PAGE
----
John Ritenbaugh, suggesting that America has had in its cultural foundation a high degree of tolerance and forbearance, points out that the earliest immigrants came to this land to escape religious intolerance. Paradoxically, some of the people who espouse. . .
John Ritenbaugh, focusing on President Obama's ill-conceived endorsement of the mosque on Ground Zero, pleading tolerance, affirms that God Almighty is a jealous God, ordering that all competing religions to the true one be utterly exterminated. Jesus Chri. . .
John Ritenbaugh, continuing the description of the pernicious fruit of secular humanism, pointing out the one-way nature of tolerance, such as respecting the perverse life-style of homosexuals and other aberrant behaviors and disrespecting the rights of th. . .
Ronny Graham, while agreeing that the term "tolerance" generally has a positive connotation of "live and let live," maintains that the 'progressives,' through their obsession with political correctness, have sullied this term, turning i. . .
Satan has also used a sense of dissatisfaction to bring about a wholesale change in the world's religions. According to Berit Kjos, sinister change agents have attempted to apply traditional Christian terminology to politically correct referents, distortin. . .
John Ritenbaugh reiterates the dominant themes, including (1) Preparing to receive our inheritance (2) Learning to fear God (3) God's grace and (4) God's faithfulness. We will not be prepared to execute judgment in the Millennium unless we are experiential. . .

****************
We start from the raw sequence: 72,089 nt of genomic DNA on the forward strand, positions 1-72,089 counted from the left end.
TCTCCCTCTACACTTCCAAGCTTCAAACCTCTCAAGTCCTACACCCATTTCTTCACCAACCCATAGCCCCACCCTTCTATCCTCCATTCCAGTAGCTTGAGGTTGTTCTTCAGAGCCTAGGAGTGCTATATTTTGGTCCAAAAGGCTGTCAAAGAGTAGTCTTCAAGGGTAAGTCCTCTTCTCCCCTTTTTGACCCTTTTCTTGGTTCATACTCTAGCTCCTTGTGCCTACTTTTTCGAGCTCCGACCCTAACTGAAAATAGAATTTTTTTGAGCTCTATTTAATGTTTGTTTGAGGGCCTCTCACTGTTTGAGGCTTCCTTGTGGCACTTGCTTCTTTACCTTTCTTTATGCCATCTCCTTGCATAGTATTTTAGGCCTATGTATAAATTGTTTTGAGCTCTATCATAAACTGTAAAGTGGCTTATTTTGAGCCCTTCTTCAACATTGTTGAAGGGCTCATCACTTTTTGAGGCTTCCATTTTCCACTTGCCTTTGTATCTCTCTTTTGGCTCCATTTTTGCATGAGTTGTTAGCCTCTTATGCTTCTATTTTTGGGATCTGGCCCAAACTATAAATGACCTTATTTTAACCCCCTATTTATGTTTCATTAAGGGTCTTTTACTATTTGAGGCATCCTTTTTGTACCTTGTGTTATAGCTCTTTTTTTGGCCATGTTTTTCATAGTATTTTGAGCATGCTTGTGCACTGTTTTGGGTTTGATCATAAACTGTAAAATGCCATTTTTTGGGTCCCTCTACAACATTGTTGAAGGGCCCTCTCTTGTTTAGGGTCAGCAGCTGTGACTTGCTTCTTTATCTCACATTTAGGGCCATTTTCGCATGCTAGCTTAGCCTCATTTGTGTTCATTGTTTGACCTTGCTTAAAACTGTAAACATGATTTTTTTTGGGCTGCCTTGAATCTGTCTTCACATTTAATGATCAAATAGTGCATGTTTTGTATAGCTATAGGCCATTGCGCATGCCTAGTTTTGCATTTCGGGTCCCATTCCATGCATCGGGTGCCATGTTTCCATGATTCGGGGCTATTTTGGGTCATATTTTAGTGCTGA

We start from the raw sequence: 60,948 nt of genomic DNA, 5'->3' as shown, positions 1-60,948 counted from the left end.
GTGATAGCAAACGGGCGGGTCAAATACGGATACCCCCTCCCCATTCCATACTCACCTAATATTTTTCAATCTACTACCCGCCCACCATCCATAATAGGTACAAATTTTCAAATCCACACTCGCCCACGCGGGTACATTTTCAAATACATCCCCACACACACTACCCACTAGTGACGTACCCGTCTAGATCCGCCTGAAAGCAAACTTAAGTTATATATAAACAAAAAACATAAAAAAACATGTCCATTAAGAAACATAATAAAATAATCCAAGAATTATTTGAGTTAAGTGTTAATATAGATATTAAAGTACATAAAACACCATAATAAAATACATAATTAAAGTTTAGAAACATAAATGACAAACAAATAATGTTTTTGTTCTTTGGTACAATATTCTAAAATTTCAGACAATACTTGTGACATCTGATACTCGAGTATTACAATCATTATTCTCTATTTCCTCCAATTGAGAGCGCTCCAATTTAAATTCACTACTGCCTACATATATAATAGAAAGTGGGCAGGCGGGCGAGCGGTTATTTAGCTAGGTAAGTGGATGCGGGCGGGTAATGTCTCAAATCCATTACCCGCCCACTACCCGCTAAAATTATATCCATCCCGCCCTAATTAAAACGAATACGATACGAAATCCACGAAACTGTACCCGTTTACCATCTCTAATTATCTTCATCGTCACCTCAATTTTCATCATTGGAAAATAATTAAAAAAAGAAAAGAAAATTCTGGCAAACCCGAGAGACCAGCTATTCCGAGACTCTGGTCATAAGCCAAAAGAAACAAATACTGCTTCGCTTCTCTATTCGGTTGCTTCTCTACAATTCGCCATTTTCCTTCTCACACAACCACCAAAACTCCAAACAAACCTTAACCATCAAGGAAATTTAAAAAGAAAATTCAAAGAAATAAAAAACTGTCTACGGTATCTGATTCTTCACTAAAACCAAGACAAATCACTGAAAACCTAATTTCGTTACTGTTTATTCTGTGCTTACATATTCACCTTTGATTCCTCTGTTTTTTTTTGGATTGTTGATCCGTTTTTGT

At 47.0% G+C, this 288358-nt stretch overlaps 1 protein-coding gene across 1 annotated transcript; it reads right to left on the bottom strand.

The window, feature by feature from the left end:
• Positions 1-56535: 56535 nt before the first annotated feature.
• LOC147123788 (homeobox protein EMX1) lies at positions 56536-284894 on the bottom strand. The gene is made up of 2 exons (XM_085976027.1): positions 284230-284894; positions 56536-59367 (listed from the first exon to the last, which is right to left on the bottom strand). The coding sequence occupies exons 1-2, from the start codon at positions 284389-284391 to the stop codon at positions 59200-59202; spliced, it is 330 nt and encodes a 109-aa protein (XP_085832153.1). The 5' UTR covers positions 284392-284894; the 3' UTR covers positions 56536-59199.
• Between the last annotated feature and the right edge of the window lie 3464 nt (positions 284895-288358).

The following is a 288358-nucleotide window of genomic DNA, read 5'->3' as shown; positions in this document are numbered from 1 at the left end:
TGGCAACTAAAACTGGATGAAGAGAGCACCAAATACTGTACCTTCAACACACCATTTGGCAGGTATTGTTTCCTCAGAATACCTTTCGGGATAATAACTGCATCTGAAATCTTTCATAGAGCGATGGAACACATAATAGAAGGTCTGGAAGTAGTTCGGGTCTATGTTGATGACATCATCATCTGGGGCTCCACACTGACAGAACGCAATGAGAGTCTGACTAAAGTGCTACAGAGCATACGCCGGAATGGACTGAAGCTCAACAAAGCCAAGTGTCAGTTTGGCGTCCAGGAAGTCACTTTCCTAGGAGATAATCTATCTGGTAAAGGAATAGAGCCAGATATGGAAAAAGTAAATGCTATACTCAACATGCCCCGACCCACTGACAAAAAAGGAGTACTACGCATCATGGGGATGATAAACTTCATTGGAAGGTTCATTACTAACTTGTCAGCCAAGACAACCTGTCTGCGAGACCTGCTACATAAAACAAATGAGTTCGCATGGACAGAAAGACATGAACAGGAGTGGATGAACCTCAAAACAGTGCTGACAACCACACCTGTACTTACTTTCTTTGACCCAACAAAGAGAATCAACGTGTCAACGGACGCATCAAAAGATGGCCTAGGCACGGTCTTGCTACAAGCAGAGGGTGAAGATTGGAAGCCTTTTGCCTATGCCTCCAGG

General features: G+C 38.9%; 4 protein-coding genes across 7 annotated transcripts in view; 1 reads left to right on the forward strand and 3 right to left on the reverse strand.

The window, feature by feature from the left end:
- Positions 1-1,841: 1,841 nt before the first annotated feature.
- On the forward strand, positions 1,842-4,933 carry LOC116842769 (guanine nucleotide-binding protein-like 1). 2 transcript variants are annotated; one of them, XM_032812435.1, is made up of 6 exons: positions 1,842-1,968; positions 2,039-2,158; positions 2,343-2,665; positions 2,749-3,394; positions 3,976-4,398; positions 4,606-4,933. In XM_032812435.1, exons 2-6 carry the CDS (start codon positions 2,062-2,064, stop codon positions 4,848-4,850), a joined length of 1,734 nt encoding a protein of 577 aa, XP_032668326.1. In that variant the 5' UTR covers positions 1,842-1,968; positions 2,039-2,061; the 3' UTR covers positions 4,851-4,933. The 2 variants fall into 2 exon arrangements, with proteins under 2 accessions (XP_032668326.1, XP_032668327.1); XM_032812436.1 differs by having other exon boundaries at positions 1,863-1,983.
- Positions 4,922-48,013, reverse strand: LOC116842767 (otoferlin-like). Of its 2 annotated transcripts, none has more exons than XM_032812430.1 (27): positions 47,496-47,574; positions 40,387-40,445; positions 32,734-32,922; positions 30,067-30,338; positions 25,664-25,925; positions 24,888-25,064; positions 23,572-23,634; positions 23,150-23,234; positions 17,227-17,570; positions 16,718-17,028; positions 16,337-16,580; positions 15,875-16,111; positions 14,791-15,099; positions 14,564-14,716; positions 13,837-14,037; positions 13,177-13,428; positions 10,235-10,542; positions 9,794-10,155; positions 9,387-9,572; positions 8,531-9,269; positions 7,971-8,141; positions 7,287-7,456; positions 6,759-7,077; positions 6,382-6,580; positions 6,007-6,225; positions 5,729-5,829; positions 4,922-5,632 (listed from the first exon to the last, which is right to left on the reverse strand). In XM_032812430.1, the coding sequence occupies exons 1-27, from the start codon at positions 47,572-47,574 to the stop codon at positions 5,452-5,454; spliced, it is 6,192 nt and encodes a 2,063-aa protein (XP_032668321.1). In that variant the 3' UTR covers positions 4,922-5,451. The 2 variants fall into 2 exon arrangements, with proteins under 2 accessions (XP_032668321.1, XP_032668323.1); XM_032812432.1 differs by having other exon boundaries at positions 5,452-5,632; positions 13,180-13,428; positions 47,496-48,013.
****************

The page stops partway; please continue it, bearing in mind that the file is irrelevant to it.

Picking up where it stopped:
John Ritenbaugh reiterates that not only should forgiveness be a daily activity, but that in order to be meek, we have to have an intimate relationship with God, accepting God's sovereignty in our lives. Pride, a product of self-centered judgment, destroys. . .
John Ritenbaugh, expanding on the consequences of the secular humanists becoming the dominant religion of the land, suggests that the mantra of tolerance expressed by leftist progressives does not reflect real tolerance at all (which is connoted by the ter. . .
Our sins separate us from God; if we want to walk with God, it must be without sin. It is for our benefit that God holds such a high standard.
Purpose-driven churches experience exponential growth through tolerating any belief. These churches would sacrifice any doctrine if it stands in the way of growth.
The Sabbath is not a mere ceremonial observance, but identifies God's people as different, and consequently a perpetual irritant to the world.
In this sermon focusing on meekness and forgiveness, John Ritenbaugh indicates that when we are sinned against, our ego gets extremely strong and our emotions get muddled, making it difficult to give forgiveness. Because God is the Creator of everything, o. . .
God has invited us into a love relationship—one in which He has already shown Himself to be absolutely faithful. If we truly love Him, severing our affections with this world, we will meet the demands of becoming holy. God's Holy Spirit enables us to. . .
Real repentance and conviction of righteousness should dramatically augment prayer, study, meditation, but most importantly, how we live our lives.
It is absolutely impossible for lust to bring about any kind of satisfaction. Adultery cannot be entered into without irrevocably damaging relationships.
John Ritenbaugh, claiming that the United States was a nation born with a chip on its shoulder, resenting being discriminated against by the Crown of England, has had a conflicted view of equality. At the time of the drafting of the Constitution, slavery e. . .
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